He’ll presumably be operating in a two-man full-forward line so there’ll be three or even four full backs. With a two-man full-forward line of him and Colin Fennelly, simply out-numbering is no guarantee of holding them. Reid in particular is in such outstanding form that he’s capable of winning ball even if there are two markers on him.
Who’s going to take the main responsibility?
I’d have said Pádraic Mannion up until the semi-final but he proved really vulnerable in the air on Séamus Callanan. If John Hanbury is back to full fitness he might just be the preferred option.
The reality is though that if Galway repeat the performance of the full backs against Tipp and TJ Reid scores three goals it’s over. Even if he’s tightly marked there’s potential support from Hogan, Colin Fennelly, Ger Aylward and possibly Richie Power, who may be ready for Sunday.
He mightn’t have played for a long time but he hadn’t played for a long time last year when he came on and changed the game against Limerick in the semi-final.
There are vulnerabilities in Kilkenny. Their full-back line is inexperienced on this stage. Joey Holden has had a lot of attention focused on him, replacing JJ Delaney, but he made one worrying mistake for Jason Flynn’s goal at the start of the second half of the Leinster final when he challenged behind Jackie Tyrrell for the same high ball.
It wasn’t an error a full back should make but it was the only questionable thing I’ve seen him do and he’s marked some quality full forwards. It was all the same a give-away goal from a full back’s perspective.
More worrying for Kilkenny is Eoin Larkin’s thumb injury, which puts further pressure on diminishing resources. In the Leinster final, when he struggled at times with the pace of the game, he popped up at the finish and converted everything he needed to convert. But his hands are now his ultimate weapon and for a thumb to be fractured or in any way affected really reduces that power.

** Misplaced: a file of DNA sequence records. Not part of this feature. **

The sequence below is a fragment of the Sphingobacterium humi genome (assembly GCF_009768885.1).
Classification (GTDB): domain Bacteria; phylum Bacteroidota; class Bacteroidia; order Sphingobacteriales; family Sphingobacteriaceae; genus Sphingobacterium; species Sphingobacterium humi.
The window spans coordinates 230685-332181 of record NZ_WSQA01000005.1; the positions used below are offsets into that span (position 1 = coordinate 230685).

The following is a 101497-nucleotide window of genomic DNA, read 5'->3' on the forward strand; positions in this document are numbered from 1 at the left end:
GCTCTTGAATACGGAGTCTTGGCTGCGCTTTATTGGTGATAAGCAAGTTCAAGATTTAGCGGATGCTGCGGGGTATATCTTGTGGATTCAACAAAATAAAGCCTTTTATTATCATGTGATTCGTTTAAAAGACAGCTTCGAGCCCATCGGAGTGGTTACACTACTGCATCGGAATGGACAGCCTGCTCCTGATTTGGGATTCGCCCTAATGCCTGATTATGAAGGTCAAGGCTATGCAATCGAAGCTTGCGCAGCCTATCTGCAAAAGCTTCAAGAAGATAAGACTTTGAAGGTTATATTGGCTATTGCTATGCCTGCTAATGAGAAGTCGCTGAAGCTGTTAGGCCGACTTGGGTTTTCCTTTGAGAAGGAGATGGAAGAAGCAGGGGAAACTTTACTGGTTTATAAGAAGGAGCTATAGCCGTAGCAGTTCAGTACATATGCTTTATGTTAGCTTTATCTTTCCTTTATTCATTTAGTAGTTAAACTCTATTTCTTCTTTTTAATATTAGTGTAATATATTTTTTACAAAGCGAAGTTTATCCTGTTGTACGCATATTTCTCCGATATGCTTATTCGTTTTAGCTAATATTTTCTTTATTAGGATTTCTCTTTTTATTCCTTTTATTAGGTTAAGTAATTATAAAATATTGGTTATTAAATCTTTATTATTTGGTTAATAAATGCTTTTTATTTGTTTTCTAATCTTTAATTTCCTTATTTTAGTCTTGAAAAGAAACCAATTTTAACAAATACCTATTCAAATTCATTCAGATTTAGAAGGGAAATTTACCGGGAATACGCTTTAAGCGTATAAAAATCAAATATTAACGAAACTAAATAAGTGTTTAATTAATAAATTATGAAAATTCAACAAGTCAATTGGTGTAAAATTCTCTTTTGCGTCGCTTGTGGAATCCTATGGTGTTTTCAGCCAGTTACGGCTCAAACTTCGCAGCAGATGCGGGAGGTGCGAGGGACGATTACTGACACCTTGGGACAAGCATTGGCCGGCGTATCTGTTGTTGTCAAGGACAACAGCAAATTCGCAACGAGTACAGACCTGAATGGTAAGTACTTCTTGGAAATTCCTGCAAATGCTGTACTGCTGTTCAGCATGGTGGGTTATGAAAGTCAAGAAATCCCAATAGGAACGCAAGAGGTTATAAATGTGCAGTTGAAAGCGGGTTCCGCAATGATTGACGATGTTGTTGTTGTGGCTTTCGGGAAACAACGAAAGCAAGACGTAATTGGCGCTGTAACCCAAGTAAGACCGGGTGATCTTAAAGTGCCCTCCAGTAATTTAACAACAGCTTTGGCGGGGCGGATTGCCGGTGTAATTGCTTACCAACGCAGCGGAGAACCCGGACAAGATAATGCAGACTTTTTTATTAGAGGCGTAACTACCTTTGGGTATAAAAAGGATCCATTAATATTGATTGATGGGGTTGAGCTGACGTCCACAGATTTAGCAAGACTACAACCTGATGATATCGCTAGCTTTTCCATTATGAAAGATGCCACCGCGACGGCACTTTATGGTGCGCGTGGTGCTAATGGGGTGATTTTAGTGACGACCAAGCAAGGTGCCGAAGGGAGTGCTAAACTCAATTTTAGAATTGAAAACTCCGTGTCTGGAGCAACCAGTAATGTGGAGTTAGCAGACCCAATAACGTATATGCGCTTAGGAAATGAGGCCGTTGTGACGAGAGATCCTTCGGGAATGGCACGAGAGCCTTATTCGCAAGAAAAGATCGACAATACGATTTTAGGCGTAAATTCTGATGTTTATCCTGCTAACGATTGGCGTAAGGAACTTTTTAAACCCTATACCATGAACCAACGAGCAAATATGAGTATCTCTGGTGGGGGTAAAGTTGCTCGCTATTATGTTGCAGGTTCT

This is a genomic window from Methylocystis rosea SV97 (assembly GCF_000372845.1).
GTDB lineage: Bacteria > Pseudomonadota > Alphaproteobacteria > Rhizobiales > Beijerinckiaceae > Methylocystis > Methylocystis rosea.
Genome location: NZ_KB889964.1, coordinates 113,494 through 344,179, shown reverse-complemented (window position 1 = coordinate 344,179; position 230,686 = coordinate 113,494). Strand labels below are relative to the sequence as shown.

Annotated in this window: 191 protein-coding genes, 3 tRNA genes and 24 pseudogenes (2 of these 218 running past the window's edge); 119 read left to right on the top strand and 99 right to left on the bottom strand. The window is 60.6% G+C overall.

Aside from their full-back line frailties the big issue for Galway, another issue I think will be in the half forwards. They have to make an impact here but ultimately they weren’t able to in the Leinster final. Kieran Joyce is comfortable sitting in in front of Joey Holden with Conor Fogarty dropping back and Cillian Buckley outstanding. Pádraig Walsh also worked out Jonathan Glynn in the Leinster final and Kilkenny were well on top.
The biggest worry I have about Galway is the failure to convert enough of their chances. They had them in the Leinster final at key stages but Cyril Donnellan shot wides, as did David Burke with a goal chance. Although they’ve improved a good deal it’s still been happening.
It may have been to Kilkenny’s credit Galway were prevented from getting clear shots at goals but it was through their own inaccuracies that Cork were so close to them so late in the quarter-final before they pulled away. And when they had chances to start putting Tipp away in the semi-final they shot wides.
With Reid and Hogan in the sort of form they are though, Kilkenny will ultimately convert the bulk of what they create, including goals.